And there my problems started. The MacBook started overheating when doing simple tasks like taking a Microsoft Communicator phone call, or watching Hulu/iPlayer TV shows.

I’ve since been back to the Apple store 8 or 9 times and had 3 or 4 separate repairs. New displays, new wireless cards, even a complete wipe of my system, and nothing has solved the problem.

From what I can see – and the evidence on the web supports this – if the Air gets too hot then it shuts down half the CPU and slows to 1/2 the speed – giving you 1/4 of the CPU power. My machine then hangs and crashes. Apple now seem to be claiming that I am putting unreasonable demands on the air, when I share a screen with MS Communicator. Seriously?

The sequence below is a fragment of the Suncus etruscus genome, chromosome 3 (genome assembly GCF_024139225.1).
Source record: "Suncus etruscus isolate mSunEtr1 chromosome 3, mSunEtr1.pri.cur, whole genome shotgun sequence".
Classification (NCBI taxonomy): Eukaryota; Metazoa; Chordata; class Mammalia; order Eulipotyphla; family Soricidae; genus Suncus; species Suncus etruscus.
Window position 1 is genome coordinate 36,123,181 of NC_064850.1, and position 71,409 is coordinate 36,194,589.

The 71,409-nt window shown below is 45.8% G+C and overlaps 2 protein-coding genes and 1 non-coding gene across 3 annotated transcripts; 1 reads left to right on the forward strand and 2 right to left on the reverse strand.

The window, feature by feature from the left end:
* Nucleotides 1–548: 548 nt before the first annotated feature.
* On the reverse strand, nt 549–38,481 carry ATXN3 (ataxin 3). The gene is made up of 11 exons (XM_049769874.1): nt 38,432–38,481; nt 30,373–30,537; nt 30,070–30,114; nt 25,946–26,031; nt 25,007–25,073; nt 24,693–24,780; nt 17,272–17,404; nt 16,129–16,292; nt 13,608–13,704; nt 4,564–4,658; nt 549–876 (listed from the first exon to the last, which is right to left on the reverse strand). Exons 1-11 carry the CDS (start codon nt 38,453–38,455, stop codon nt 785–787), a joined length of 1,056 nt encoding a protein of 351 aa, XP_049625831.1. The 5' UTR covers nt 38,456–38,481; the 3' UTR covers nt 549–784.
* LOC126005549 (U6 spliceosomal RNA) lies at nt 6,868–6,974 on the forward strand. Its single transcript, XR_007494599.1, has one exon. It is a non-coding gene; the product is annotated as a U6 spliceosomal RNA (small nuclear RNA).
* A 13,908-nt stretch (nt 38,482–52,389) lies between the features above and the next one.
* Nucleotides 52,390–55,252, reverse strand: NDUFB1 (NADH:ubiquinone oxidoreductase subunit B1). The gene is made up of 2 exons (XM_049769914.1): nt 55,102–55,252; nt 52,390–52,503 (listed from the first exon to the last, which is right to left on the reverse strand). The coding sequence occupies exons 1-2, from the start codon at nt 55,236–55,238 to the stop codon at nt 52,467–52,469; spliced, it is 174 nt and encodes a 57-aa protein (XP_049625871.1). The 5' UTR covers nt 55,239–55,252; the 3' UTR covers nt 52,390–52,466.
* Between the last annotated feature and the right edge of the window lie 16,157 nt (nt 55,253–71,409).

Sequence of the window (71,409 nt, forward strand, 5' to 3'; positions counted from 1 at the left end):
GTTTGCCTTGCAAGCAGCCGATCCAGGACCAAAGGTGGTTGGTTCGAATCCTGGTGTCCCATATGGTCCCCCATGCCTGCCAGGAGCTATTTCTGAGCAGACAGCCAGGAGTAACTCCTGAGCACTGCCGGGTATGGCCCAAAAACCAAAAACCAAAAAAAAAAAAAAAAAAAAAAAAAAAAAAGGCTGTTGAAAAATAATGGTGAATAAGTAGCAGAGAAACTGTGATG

I’ve now repeatedly asked for a replacement machine because for my £2000 purchase, I don’t think Apple have produced something which is fit for purpose. And Apple keep wanting to try to repair it. I’ll let you know how it progresses.

Bootnote

I am still considering buying the new MacBook Air, but the current (4th Gen) device is no faster than the system I have – they put old innards in a new shell. Apple are reportedly in production of a new 5th Gen MacBook Air based on new Intel technology which will probably be very nice indeed, and all suggestions are that they resolved the problems in the 1st/2nd/3rd Generation devices.